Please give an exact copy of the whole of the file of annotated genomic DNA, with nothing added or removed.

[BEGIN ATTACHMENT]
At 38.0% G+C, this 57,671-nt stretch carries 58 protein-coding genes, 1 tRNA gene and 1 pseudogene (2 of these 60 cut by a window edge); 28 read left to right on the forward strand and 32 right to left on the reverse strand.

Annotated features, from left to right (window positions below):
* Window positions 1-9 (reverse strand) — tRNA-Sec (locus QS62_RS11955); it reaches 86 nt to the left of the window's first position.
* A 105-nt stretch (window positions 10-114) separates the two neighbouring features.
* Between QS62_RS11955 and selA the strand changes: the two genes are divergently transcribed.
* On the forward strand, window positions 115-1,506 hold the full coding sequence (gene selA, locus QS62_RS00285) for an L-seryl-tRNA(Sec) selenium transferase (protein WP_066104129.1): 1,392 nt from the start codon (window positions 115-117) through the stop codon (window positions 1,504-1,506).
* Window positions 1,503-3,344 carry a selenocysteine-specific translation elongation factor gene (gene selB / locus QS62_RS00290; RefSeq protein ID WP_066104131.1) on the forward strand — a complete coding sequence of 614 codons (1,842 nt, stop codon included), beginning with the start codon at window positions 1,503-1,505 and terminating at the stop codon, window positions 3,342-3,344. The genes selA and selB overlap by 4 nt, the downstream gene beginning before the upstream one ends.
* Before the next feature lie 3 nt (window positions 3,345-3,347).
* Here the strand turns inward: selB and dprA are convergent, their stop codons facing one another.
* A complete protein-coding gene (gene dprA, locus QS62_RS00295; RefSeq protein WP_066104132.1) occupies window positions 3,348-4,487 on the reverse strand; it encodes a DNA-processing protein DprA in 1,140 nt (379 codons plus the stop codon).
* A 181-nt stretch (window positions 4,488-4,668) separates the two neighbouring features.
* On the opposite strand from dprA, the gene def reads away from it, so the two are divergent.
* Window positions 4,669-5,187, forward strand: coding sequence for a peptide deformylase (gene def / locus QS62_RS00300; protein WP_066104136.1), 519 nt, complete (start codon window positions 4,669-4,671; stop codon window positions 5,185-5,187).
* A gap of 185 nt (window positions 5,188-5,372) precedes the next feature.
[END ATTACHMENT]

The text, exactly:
At 38.0% G+C, this 57,671-nt stretch carries 58 protein-coding genes, 1 tRNA gene and 1 pseudogene (2 of these 60 cut by a window edge); 28 read left to right on the forward strand and 32 right to left on the reverse strand.

Annotated features, from left to right (window positions below):
* Window positions 1-9 (reverse strand) — tRNA-Sec (locus QS62_RS11955); it reaches 86 nt to the left of the window's first position.
* A 105-nt stretch (window positions 10-114) separates the two neighbouring features.
* Between QS62_RS11955 and selA the strand changes: the two genes are divergently transcribed.
* On the forward strand, window positions 115-1,506 hold the full coding sequence (gene selA, locus QS62_RS00285) for an L-seryl-tRNA(Sec) selenium transferase (protein WP_066104129.1): 1,392 nt from the start codon (window positions 115-117) through the stop codon (window positions 1,504-1,506).
* Window positions 1,503-3,344 carry a selenocysteine-specific translation elongation factor gene (gene selB / locus QS62_RS00290; RefSeq protein ID WP_066104131.1) on the forward strand — a complete coding sequence of 614 codons (1,842 nt, stop codon included), beginning with the start codon at window positions 1,503-1,505 and terminating at the stop codon, window positions 3,342-3,344. The genes selA and selB overlap by 4 nt, the downstream gene beginning before the upstream one ends.
* Before the next feature lie 3 nt (window positions 3,345-3,347).
* Here the strand turns inward: selB and dprA are convergent, their stop codons facing one another.
* A complete protein-coding gene (gene dprA, locus QS62_RS00295; RefSeq protein WP_066104132.1) occupies window positions 3,348-4,487 on the reverse strand; it encodes a DNA-processing protein DprA in 1,140 nt (379 codons plus the stop codon).
* A 181-nt stretch (window positions 4,488-4,668) separates the two neighbouring features.
* On the opposite strand from dprA, the gene def reads away from it, so the two are divergent.
* Window positions 4,669-5,187, forward strand: coding sequence for a peptide deformylase (gene def / locus QS62_RS00300; protein WP_066104136.1), 519 nt, complete (start codon window positions 4,669-4,671; stop codon window positions 5,185-5,187).
* A gap of 185 nt (window positions 5,188-5,372) precedes the next feature.